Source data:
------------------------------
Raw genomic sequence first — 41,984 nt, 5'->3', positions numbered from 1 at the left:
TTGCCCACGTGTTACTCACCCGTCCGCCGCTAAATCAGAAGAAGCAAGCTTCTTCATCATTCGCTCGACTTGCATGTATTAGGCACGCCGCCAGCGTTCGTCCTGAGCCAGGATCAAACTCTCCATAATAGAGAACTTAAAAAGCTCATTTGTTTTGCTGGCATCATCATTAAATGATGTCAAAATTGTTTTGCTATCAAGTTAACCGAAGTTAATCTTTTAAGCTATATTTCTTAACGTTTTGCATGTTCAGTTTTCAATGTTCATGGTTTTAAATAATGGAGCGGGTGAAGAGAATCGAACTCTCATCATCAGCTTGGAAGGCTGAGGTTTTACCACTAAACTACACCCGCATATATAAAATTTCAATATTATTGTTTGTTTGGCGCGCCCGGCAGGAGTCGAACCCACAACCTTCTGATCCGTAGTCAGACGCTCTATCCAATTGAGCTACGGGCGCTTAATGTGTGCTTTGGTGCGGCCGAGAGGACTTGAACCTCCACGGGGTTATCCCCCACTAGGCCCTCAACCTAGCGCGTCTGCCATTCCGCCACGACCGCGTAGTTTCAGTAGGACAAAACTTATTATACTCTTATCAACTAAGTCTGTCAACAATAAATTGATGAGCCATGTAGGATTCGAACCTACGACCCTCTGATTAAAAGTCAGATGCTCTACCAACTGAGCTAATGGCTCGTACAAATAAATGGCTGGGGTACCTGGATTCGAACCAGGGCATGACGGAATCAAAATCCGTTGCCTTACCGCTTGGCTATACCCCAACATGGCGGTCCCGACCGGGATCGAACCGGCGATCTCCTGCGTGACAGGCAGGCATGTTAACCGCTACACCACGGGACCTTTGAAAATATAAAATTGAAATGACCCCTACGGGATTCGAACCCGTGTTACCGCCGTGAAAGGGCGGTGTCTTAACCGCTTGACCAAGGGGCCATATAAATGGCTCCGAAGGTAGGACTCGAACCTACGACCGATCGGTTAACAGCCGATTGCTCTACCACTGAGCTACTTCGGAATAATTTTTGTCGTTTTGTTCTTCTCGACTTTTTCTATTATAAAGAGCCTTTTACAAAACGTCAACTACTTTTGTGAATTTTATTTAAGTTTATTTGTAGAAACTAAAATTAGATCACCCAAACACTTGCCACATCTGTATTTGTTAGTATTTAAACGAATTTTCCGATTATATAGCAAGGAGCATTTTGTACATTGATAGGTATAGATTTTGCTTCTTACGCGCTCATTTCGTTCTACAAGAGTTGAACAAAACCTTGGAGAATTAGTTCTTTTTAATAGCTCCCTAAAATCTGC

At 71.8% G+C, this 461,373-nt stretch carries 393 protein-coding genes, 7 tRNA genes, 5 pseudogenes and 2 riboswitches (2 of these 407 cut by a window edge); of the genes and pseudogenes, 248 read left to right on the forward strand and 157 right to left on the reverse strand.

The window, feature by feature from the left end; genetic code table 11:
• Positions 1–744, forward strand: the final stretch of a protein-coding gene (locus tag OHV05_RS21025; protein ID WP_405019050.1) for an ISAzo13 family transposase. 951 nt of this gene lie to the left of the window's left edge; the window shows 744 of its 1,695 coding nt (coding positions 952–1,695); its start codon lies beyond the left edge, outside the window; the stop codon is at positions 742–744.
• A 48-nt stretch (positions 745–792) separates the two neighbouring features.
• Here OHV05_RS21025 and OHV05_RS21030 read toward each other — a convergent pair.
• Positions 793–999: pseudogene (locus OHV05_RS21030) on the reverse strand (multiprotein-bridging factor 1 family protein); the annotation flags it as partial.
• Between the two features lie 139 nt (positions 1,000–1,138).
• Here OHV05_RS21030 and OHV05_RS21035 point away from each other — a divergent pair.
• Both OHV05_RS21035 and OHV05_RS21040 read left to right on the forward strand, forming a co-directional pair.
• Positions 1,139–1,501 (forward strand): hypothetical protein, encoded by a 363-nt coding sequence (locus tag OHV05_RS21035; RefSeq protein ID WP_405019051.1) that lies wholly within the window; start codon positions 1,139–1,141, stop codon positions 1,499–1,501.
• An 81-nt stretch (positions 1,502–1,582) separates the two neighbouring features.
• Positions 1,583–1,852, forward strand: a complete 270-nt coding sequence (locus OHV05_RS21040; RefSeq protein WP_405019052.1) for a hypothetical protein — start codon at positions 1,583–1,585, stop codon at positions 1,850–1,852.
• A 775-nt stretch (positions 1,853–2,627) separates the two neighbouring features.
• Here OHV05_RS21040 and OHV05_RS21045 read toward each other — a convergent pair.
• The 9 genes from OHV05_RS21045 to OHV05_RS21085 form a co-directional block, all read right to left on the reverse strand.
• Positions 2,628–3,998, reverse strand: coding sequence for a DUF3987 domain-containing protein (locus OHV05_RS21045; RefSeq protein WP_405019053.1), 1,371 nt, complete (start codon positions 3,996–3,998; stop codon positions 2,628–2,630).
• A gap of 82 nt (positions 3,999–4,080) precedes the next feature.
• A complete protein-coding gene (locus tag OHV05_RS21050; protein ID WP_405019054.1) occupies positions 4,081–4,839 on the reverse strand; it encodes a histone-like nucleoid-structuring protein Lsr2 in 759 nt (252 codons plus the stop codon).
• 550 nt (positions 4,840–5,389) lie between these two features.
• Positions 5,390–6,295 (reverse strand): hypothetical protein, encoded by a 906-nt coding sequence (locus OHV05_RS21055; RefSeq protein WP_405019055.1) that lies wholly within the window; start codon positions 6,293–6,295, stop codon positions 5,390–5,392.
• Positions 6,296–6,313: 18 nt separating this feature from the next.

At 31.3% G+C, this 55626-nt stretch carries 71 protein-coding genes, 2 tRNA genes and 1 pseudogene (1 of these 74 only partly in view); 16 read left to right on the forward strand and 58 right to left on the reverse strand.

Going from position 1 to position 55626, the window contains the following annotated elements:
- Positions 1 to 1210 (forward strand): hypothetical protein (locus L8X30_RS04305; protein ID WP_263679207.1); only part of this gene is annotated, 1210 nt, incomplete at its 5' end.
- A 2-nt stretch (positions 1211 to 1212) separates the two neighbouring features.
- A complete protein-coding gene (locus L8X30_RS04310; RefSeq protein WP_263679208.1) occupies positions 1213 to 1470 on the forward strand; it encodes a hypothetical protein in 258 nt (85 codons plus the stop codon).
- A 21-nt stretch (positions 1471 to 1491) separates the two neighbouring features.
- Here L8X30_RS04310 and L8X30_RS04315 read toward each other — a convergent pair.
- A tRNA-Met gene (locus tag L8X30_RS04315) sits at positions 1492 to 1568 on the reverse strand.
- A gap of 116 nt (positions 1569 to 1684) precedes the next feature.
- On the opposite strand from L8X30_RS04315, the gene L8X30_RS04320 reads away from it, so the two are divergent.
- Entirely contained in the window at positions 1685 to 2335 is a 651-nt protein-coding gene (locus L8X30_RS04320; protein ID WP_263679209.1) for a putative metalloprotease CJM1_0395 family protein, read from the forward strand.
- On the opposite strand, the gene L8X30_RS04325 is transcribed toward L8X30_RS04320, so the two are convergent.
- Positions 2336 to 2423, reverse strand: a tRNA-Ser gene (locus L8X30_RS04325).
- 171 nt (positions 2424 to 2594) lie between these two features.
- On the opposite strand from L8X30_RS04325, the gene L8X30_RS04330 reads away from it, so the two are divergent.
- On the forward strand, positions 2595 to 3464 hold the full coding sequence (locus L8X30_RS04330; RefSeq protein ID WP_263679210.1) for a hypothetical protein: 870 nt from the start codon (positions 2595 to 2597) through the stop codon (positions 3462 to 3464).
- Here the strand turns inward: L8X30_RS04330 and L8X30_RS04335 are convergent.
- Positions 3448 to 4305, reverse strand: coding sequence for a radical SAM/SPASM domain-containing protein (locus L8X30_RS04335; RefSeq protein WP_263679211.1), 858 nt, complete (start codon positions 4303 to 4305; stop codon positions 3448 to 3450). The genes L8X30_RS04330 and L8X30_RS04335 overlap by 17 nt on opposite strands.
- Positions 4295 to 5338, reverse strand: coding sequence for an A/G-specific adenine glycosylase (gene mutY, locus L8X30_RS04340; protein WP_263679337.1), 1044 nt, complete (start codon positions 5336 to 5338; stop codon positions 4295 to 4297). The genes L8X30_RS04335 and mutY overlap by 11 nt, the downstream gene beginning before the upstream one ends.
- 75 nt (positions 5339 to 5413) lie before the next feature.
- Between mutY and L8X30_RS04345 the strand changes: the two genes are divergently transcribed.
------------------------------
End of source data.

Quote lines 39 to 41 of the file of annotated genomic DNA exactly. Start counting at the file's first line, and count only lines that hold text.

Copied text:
- On the forward strand, positions 2595 to 3464 hold the full coding sequence (locus L8X30_RS04330; RefSeq protein ID WP_263679210.1) for a hypothetical protein: 870 nt from the start codon (positions 2595 to 2597) through the stop codon (positions 3462 to 3464).
- Here the strand turns inward: L8X30_RS04330 and L8X30_RS04335 are convergent.
- Positions 3448 to 4305, reverse strand: coding sequence for a radical SAM/SPASM domain-containing protein (locus L8X30_RS04335; RefSeq protein WP_263679211.1), 858 nt, complete (start codon positions 4303 to 4305; stop codon positions 3448 to 3450). The genes L8X30_RS04330 and L8X30_RS04335 overlap by 17 nt on opposite strands.